Amongst 983 male BAD patients, 25 (2.5%) had developed cancer. Among 655 female BAD patients, 19 (2.9%) developed breast cancer which was the most prevalent of cancer types in females, and 28 (4.3%) developed cancers of other type. The SIR for breast cancer amongst female patients was significantly reduced compared to the general female population, 0.42 (95% CI, 0.25 - 0.66).

Following correction for multiple testing controlling for the False Discovery Rate (FDR) colon, breast and overall (all sites) cancer rates were significantly reduced, see Table 1 [10].

4. Discussion

The present study suggests that BAD patients may have a reduced rate of cancer. As schizophrenia and bipolar disorder may be the outcomes of shared causative processes with the co-morbidity between disorders mainly due to additive genetic effects [11] the effects on cancer risk are expected to be shared in part. Thus, it is not surprising that BAD patients in the relatively homogenous population of Israel have reduced risk of cancer similar to that reported for schizophrenia [12].

A recent Israeli publication [13] also focusing on the risk of cancer among patients with BAD reported an overall enhanced cancer risk in both genders. Breast cancer risk in their report was not significantly different than that in the general female population. Our findings differ from the BarChana group suggesting a significant reduction in cancer rate in BAD patients. As both studies are based on an Israeli sample it is interesting to note differences in methodology. First, the BarChana group included only Israeli-born subjects while we did not use place of birth as a criteria. A national Israeli mental health survey found that the largest group of immigrants, those from the former Soviet Union, have higher rates of mood disorders [14]. In addition, the health of immigrants is often better than the general population given the “healthy immigrant effect”. Thus, the inclusion of immigrants in the present study could have resulted in a sample with higher rates of bipolar disorder and lower rates of cancer. Second, we included only patients diagnosed with BAD while manic (non-organic) state comprised more than 10% of their sample. Third, we included patients hospitalized only after 1990 thus may be reflecting a healthier cohort and finally, we included on patients admitted to psychiatric tertiary care center.

It is possible that some cancers were undiagnosed in people BAD perhaps owing to underreporting of physical problems, lack of participation in screening programs or denial of physical morbidity due to manic and hypomanic coping. Such factors would tend to bias the risk of cancer downward. Furthermore, the present study focused on patients presenting with a very severe course of

Table 1. SIR (95% CI) by cancer site—Cancer morbidity amongst BAD inpatients N = 1,638.

BAD and may not be representative of all BAD patients.

In conclusion, the present study highlights the complexity of studying cancer co-morbidity in psychiatric inpatients while suggesting that the major psychosesschizophrenia and bipolar disorder-confer a reduced cancer risk due to yet unknown mechanisms.


  1. J. A. Pandiani, M. M. Boyd, S. M. Banks and A. T. Johnson, “Elevated Cancer Incidence among Adults with Serious Mental Illness,” Psychiatric Services, Vol. 57, No. 7, 2006, pp. 1032-1034. doi:10.1176/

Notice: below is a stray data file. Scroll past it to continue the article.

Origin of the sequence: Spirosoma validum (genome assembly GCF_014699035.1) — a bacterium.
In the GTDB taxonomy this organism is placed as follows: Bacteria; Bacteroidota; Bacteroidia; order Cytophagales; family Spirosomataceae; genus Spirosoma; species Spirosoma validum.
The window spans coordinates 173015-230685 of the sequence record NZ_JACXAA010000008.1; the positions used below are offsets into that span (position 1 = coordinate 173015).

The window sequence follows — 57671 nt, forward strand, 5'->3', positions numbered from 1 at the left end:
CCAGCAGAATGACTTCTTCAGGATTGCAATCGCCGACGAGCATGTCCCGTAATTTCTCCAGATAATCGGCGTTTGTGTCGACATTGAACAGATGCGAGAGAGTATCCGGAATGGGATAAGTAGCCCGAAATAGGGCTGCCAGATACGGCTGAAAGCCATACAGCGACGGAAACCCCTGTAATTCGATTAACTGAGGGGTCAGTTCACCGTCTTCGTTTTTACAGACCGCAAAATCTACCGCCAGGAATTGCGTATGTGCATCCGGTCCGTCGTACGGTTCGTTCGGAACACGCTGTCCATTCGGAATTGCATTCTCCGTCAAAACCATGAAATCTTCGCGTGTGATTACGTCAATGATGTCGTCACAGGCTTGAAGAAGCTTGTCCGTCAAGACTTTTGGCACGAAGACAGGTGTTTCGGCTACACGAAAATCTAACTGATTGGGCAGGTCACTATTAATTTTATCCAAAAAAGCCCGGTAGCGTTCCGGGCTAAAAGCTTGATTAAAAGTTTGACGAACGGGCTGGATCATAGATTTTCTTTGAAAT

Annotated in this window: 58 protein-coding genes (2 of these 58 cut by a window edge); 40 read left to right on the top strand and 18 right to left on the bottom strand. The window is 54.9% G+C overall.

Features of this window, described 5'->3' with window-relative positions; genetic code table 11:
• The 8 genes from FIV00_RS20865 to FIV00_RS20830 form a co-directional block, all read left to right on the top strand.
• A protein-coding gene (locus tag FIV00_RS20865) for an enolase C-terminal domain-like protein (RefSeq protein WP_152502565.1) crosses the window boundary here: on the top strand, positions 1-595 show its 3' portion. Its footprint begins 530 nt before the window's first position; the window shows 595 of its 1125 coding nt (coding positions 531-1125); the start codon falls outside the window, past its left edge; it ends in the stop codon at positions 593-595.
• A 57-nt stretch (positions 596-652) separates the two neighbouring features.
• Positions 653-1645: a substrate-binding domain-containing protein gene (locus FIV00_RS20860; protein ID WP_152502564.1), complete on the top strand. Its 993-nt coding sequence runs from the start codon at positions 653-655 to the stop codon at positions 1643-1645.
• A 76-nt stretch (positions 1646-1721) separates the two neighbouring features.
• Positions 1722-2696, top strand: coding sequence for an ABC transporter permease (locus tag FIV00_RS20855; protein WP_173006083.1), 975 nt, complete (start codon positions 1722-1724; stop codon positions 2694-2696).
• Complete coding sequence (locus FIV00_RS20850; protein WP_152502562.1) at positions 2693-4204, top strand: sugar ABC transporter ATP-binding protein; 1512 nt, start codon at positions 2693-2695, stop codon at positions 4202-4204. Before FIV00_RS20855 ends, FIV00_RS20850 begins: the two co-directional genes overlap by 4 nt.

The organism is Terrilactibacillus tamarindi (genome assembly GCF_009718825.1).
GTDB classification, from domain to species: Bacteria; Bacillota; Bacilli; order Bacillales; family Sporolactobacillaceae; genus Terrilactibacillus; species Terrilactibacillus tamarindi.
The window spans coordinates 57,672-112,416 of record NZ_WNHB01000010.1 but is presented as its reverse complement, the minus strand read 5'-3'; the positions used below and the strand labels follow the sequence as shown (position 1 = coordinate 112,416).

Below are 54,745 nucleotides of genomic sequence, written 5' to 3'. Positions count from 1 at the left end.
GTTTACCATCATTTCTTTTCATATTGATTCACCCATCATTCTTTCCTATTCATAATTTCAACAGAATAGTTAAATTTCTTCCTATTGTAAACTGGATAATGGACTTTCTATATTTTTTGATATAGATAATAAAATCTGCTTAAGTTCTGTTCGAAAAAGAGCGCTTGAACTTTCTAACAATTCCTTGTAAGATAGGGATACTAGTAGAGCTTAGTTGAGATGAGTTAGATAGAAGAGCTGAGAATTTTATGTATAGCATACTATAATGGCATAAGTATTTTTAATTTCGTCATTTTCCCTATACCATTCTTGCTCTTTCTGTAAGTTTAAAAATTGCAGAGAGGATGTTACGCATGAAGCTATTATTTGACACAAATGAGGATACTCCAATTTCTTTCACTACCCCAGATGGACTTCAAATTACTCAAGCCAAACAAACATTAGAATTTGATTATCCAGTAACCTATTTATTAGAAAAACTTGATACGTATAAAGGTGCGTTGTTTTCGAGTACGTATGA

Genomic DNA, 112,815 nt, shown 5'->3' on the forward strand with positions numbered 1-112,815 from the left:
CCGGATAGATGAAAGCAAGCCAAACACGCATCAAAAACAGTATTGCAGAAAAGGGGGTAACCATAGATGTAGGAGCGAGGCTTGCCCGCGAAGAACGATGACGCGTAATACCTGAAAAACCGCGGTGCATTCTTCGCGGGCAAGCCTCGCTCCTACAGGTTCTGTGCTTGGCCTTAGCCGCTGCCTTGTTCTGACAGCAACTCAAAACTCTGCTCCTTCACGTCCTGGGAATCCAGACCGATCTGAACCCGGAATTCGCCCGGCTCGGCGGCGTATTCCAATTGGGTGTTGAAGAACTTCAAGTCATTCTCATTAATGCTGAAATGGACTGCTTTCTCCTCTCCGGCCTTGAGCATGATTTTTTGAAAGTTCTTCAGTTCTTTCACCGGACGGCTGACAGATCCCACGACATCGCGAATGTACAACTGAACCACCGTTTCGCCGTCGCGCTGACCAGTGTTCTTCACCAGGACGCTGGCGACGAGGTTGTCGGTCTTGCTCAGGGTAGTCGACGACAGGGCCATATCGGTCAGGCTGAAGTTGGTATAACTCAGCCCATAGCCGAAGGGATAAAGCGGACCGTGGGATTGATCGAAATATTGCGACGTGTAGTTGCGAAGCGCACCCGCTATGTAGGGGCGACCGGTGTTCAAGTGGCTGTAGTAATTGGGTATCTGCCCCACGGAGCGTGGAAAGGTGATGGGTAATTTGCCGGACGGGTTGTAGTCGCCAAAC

2. Y. Barak, T. Levy, A. Achiron and D. Aizenberg, “Breast Cancer in Women Suffering from Serious Mental Illness,” Schizophrenia Research, Vol. 102, No. 1-3, 2008, pp. 249-253. doi:10.1016/j.schres.2008.03.017
  3. V. S. Catts, S. V. Catts, B. I. O’Toole and A. D. Frost, “. Cancer Incidence in Patients with Schizophrenia and Their First-Degree Relatives—A Meta-Analysis,” Acta Psychiatrica Scandinavica, Vol. 117, 2008, pp. 323-336. doi:10.1111/j.1600-0447.2008.01163.x
  4. C. P. Carney and L. E. Jones, “Medical Co-Morbidity in Women and Men with Bipolar Disorders: A Population-Based Controlled Study,” Psychosomatic Medicine, Vol. 68, No. 5, 2006, pp. 684-691. doi:10.1097/01.psy.0000237316.09601.88
  5. J. Hippisley-Cox, Y. Vinogradova, C. Coupland and C. Parker, “Risk of Malignancy in Patients with Schizophrenia or Bipolar Disorder: Nested Case-Control Study,” Archives of General Psychiatry, Vol. 64, No. 12, 2007, pp. 1368-1376. doi:10.1001/archpsyc.64.12.1368
  6. Y. Cohen, A. Chetrit, Y. Cohen, P. Sirota and B. Modan, “Cancer Morbidity in Psychiatric Patients: Influence of Lithium Carbonate Treatment,” Medical Oncology, Vol. 15, No. 1, 1998, pp. 32-36. doi:10.1007/BF02787342
  7. K. R. Krishnan, “Psychiatric and Medical Comorbidities of Bipolar Disorder,” Psychosomatic Medicine, Vol. 67, 2005, pp. 1-8. doi:10.1097/01.psy.0000151489.36347.18
  8. J. S. Wang, C. L. Wang, J. F. Wen, Y. J. Wang, Y. B. Hu and H. Z. Ren, “Lithium Inhibits Proliferation of Human Esophageal Cancer Cell Line Eca-109 by Inducing a G(2)/M Cell Cycle Arrest,” World Journal of Gastroenterology, Vol. 14, 2008, pp. 3982-3989. doi:10.3748/wjg.14.3982
  9. A. B. Sabin, “Proceedings: Cancer Research in Israel: Work of Academic Institutions and National Cancer Registry,” National Cancer Institute Monograph, Vol. 40, 1974, pp. 57-62.
  10. P. Lichtenstein, B. H. Yip, C. Björk, Y. Pawitan, T. D. Cannon, P. F. Sullivan, et al., “Common Genetic Determinants of Schizophrenia and Bipolar Disorder in Swedish Families: A Population-Based Study,” Lancet, Vol. 373, No. 9659, 2009, pp. 234-139. doi:10.1016/S0140-6736(09)60072-6
  11. Y. Benjamini and Y. Hochberg, “Controlling the False Discovery Rate (FDR): A Practical and Powerful Approach to Multiple Testing,” Journal of the Royal Statistical Society, Vol. 57, 1995, pp. 289-300.
  12. Y. Barak, A. Achiron, M. Mandel, I. Mirecki and D. Aizenberg, “Reduced Cancer Incidence among Patients with Schizophrenia,” Cancer, Vol. 104, No. 12, 2005, pp. 2817-2821. doi:10.1002/cncr.21574
  13. M. BarChana, I. Levav, I. Lipshitz, I. Pugachova, R. Kohn, A. Weizman, et al., “Enhanced Cancer Risk among Patients with Bipolar Disorder,” Journal of Affective Disorders, Vol. 108, No. 1-2, 2008, pp. 43-48. doi:10.1016/j.jad.2007.09.003
  14. J. Mirsky, R. Kohn, I. Levav, A. Grinshpoon and A. M. Ponizovsky, “Psychological Distress and Common Mental Disorders among Immigrants: Results from the Israeli-Based Component of the World Mental Health Survey,” Journal of Clinical Psychiatry, Vol. 69, No. 11, 2008, pp. 1715-1720. doi:10.4088/JCP.v69n1106